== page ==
Physical storage is more durable, but the density is atrocious. I can fit all of Wikipedia (minus images) on a single palm-of-the-hand-sized disk; Including a laptop, it could all be in a small briefcase. The paper encyclopedia in my mother’s house takes up two entire rows of a bookshelf – an order of magnitude larger! Plus, that paper encyclopedia is more difficult to mkake future copies of, and is slowly rotting over time.

          1. Philadelphus says:

            Eh, it just depends on the physical medium. Print it on DNA and you could probably fit Wikipedia several times over in a single bacterium!

          2. LCF says:


            Is it in a wet storage?

      2. RFS-81 says:

        My approach at the moment is to have a backup HD in my apartment and another one at my parents’ place in case of fires, burglaries or whatever. I usually visit them for a weekend once a month and update it overnight.

        I’m thinking about adding some cloud storage to the mix, because I can update that more frequently.* I’d like to be able to just access it via SSH/SFTP, not some program that tries to be smarter than me, like in that horror story from the podcast. Any suggestions?

        Rsync (the company, not the program) looks like it delivers that. Though it seems more geared towards businesses, and it’s more expensive than other providers (4 cent per GB per month), so it’d be nice to have an alternative.

        * Don’t worry, that won’t stop me from visiting my parents ;)

        1. Echo Tango says:

          Backblaze for personal use is $5 per month, or $50 per year, with no size limits.

          1. RFS-81 says:

            That’s only Mac and Windows though. For Linux you’ll have to buy their generic cloud storage (B2). That’s also a pretty good deal, though. Thanks!

        2. rabs says:

          My current strategy:

          – desktop and laptop with directories cross-synced quite often, with versionning in some case
          – HDD stored in the basement storage, synced a couple of times a year
          – HDD stored off-site, synced about once a year

          I’m mostly using a script (listing cases) with rsync, but I think about also using rdiff-backup for some non-versionned data.

          Those are my previous desktop HDD though, so one may fail.

          HDD and laptop are encrypted, I also have a couple of copies of the key in other locations and a copy of the passphrase in another location.

          I had accidents that led me to do improve my backups:

          – In the early 2000 my main computer fried, including all attached hardware (crappy PSU problem). Though I had no real backup plan, most of my data were also on an old HDD and on another computer. That’s when I noticed RAID is not good enough. Anyway I never set that up at home, even if I thought about it.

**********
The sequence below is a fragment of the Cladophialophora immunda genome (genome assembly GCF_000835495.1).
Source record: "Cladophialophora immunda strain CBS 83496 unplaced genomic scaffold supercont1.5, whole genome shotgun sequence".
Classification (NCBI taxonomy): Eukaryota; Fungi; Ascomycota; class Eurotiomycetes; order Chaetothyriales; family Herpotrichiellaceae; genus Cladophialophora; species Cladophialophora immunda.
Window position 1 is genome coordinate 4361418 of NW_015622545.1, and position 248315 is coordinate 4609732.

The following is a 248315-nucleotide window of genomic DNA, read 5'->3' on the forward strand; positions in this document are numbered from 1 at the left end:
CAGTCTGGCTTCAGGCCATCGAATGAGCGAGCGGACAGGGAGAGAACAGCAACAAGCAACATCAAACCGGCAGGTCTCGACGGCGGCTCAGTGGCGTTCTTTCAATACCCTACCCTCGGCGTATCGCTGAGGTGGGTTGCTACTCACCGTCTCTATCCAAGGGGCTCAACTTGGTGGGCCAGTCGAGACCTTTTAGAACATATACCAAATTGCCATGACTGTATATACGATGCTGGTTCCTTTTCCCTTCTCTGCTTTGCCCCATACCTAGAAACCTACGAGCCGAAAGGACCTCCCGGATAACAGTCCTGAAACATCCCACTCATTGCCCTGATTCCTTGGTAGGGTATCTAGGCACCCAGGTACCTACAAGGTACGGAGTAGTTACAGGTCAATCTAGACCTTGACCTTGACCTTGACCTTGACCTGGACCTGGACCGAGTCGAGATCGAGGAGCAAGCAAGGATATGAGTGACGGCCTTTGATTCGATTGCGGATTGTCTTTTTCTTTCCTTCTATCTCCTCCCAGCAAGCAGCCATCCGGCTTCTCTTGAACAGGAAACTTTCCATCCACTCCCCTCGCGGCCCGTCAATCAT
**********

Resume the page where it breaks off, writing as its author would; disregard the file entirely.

– A few years ago the flat next to mine burned down. I was lucky mine didn’t catch fire, but I’m living in a 6 stories building with good walls. Fortunately it wasn’t below me, though.

          – A couple of mistakes on non-versioned files. I got a previous state from backup.

  9. John says:

    I grew up in California in the 80s. When I was very young, certain small fireworks were still legal. All the families on our block used to set pinwheels, fountains, and the like. There were no rockets and no firecrackers. If you wanted those, you had to go to the public show at the local high school or to Disneyland or something like that. By the time I was in junior high, all fireworks were illegal and the public show was the only game in town. Nobody in our neighborhood set off illegal fireworks. I’m not sure where they would have gotten any, to be honest. Tiajuana, perhaps. But that would’ve been a two to three hour drive (one way) with an international border crossing and it was probably just way too much trouble for the amount of amusement and the criminal penalties involved.

    I live in Chicago now, and certain small quasi-fireworks are legal here: smoke bombs, snakes, and such. However, on July 4, it seems as though everyone in the city sets of rockets and firecrackers from something like 8 pm to midnight. I don’t mind the free show, but the smoke is terrible. It’s all illegal of course but no one is ever arrested as far as I know, possibly because there are just too many people setting off fireworks to arrest them all. In this case, however, I know exactly where all the fireworks are from because there are billboards for fireworks super-stores all over the interstate as you approach the Indiana border.

  10. Karthik says:

    In India fireworks are a major part of the Diwali, the festival of light. There are at least two independent mythological stories being celebrated (depending on where you are). To me it’s mostly the week when the air quality is so bad you can’t breathe for a couple of days.

    1. Redingold says:

      I’m in the UK, not India, but my city has a large Indian population, so Diwali is a big event in terms of fireworks. We actually have some of the largest Diwali celebrations outside of India.